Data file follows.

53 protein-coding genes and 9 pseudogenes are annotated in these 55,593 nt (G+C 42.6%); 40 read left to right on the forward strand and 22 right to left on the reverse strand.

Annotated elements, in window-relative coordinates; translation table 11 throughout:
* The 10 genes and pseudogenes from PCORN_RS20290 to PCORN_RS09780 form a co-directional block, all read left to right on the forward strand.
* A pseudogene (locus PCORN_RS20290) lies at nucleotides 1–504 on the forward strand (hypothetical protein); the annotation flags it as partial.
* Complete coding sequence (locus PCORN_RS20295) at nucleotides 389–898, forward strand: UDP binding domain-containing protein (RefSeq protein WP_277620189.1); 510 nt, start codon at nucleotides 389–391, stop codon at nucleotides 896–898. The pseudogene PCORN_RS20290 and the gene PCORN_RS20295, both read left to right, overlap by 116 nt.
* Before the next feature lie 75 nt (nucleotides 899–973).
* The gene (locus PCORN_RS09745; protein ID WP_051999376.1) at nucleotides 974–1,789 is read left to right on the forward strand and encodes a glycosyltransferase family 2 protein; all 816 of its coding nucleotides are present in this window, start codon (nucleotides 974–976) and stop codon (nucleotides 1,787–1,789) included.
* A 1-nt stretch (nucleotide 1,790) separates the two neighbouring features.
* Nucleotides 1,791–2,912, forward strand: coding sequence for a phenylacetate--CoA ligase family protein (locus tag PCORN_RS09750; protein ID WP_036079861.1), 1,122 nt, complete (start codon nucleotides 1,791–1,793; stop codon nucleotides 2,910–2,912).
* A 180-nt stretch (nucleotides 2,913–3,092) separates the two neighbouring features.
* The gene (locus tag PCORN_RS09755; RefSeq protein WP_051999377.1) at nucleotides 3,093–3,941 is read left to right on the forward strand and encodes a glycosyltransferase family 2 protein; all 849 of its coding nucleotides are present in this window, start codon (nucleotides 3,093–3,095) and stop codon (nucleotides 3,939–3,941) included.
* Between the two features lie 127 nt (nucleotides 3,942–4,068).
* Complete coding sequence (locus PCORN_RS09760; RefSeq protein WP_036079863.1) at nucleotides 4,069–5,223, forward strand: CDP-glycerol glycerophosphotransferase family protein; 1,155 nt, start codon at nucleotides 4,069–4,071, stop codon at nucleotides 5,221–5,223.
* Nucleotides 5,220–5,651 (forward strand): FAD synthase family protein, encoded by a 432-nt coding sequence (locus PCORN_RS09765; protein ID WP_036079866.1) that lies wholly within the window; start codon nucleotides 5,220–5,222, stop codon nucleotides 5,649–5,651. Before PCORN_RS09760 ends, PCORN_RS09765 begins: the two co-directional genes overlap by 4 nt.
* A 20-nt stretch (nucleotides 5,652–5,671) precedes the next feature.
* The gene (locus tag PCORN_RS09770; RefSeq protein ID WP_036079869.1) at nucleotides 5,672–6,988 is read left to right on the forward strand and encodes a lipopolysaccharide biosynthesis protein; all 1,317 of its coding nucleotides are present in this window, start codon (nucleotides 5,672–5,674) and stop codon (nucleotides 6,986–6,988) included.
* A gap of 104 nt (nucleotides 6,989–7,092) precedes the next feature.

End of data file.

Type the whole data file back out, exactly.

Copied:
53 protein-coding genes and 9 pseudogenes are annotated in these 55,593 nt (G+C 42.6%); 40 read left to right on the forward strand and 22 right to left on the reverse strand.

Annotated elements, in window-relative coordinates; translation table 11 throughout:
* The 10 genes and pseudogenes from PCORN_RS20290 to PCORN_RS09780 form a co-directional block, all read left to right on the forward strand.
* A pseudogene (locus PCORN_RS20290) lies at nucleotides 1–504 on the forward strand (hypothetical protein); the annotation flags it as partial.
* Complete coding sequence (locus PCORN_RS20295) at nucleotides 389–898, forward strand: UDP binding domain-containing protein (RefSeq protein WP_277620189.1); 510 nt, start codon at nucleotides 389–391, stop codon at nucleotides 896–898. The pseudogene PCORN_RS20290 and the gene PCORN_RS20295, both read left to right, overlap by 116 nt.
* Before the next feature lie 75 nt (nucleotides 899–973).
* The gene (locus PCORN_RS09745; protein ID WP_051999376.1) at nucleotides 974–1,789 is read left to right on the forward strand and encodes a glycosyltransferase family 2 protein; all 816 of its coding nucleotides are present in this window, start codon (nucleotides 974–976) and stop codon (nucleotides 1,787–1,789) included.
* A 1-nt stretch (nucleotide 1,790) separates the two neighbouring features.
* Nucleotides 1,791–2,912, forward strand: coding sequence for a phenylacetate--CoA ligase family protein (locus tag PCORN_RS09750; protein ID WP_036079861.1), 1,122 nt, complete (start codon nucleotides 1,791–1,793; stop codon nucleotides 2,910–2,912).
* A 180-nt stretch (nucleotides 2,913–3,092) separates the two neighbouring features.
* The gene (locus tag PCORN_RS09755; RefSeq protein WP_051999377.1) at nucleotides 3,093–3,941 is read left to right on the forward strand and encodes a glycosyltransferase family 2 protein; all 849 of its coding nucleotides are present in this window, start codon (nucleotides 3,093–3,095) and stop codon (nucleotides 3,939–3,941) included.
* Between the two features lie 127 nt (nucleotides 3,942–4,068).
* Complete coding sequence (locus PCORN_RS09760; RefSeq protein WP_036079863.1) at nucleotides 4,069–5,223, forward strand: CDP-glycerol glycerophosphotransferase family protein; 1,155 nt, start codon at nucleotides 4,069–4,071, stop codon at nucleotides 5,221–5,223.
* Nucleotides 5,220–5,651 (forward strand): FAD synthase family protein, encoded by a 432-nt coding sequence (locus PCORN_RS09765; protein ID WP_036079866.1) that lies wholly within the window; start codon nucleotides 5,220–5,222, stop codon nucleotides 5,649–5,651. Before PCORN_RS09760 ends, PCORN_RS09765 begins: the two co-directional genes overlap by 4 nt.
* A 20-nt stretch (nucleotides 5,652–5,671) precedes the next feature.
* The gene (locus tag PCORN_RS09770; RefSeq protein ID WP_036079869.1) at nucleotides 5,672–6,988 is read left to right on the forward strand and encodes a lipopolysaccharide biosynthesis protein; all 1,317 of its coding nucleotides are present in this window, start codon (nucleotides 5,672–5,674) and stop codon (nucleotides 6,986–6,988) included.
* A gap of 104 nt (nucleotides 6,989–7,092) precedes the next feature.